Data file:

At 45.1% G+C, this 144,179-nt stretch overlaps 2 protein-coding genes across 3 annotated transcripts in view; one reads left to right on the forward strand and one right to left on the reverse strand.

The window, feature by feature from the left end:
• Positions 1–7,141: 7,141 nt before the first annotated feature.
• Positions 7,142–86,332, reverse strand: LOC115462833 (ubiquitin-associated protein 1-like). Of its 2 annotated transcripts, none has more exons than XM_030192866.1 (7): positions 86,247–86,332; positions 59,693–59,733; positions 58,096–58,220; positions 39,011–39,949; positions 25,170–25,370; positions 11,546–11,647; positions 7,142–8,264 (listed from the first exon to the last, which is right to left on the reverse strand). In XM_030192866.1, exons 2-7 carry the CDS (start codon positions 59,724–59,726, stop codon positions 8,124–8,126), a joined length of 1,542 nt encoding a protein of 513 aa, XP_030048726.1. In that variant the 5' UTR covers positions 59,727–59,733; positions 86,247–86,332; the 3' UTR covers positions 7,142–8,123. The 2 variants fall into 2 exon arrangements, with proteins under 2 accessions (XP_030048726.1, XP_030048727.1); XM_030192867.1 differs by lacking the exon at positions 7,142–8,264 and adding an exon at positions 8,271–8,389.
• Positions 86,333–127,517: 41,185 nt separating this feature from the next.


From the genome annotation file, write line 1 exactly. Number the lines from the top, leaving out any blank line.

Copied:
At 45.1% G+C, this 144,179-nt stretch overlaps 2 protein-coding genes across 3 annotated transcripts in view; one reads left to right on the forward strand and one right to left on the reverse strand.